They've been to Thailand thirteen, fourteen times. They're hooked on Thailand.

And they've been to Disneyland. The one in Florida.

And they've been to Spain. And France. And Turkey.

But mostly, it's Thailand.

"What did you used to do?" I asked.

"I worked for a big company. Service."

I'm not sure what that means. And it didn't get any clearer.

They were animated and delightful and energetic. Got in almost at midnight last night. Their host had started to worry. But they'd been to a million places that I myself had never been to in my own city. Truth be told, I know nothing about what-to-do-or-see in my own town.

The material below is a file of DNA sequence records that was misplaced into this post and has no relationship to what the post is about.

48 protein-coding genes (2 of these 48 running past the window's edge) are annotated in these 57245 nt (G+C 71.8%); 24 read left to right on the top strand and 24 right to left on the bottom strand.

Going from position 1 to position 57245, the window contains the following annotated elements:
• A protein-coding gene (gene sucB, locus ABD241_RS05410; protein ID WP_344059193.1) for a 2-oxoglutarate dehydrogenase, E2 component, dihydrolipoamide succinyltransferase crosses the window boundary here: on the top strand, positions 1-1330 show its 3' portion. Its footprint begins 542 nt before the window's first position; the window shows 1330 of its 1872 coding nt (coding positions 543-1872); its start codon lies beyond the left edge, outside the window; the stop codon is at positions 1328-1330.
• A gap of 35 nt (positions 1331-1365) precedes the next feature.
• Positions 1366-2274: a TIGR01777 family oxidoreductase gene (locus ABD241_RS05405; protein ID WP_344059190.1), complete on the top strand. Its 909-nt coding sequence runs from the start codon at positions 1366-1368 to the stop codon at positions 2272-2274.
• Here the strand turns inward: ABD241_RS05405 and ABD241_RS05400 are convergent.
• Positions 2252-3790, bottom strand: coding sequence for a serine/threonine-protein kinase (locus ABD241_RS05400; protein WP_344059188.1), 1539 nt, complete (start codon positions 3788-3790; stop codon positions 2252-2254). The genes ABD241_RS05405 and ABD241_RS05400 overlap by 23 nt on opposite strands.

I've decided that Norwegian is an impossible language. It appears to be composed of mostly slurry vowels.  I can't get a grasp on a single word without some major explication.

I've decided that remote idyllic islands might not be something I should dream about, at least not for moving to in case of actual retirement. I mean, here they are living in Paradise, wishing it weren't quite so cold, and traveling abroad as much as possible.

Actually, they're having the time of their lives.  Visiting places like my home town.

And I've been invited to their remote island.  And sure, I accept, how could I not?  And maybe I will master some of those slurry Norwegian vowels. And maybe I'll go fishing upon that quiet sea. Maybe I'll walk down the path to their painterly water's edge—

Only to discover that I live where I'm supposed to. Only to find that I'm doing what I should.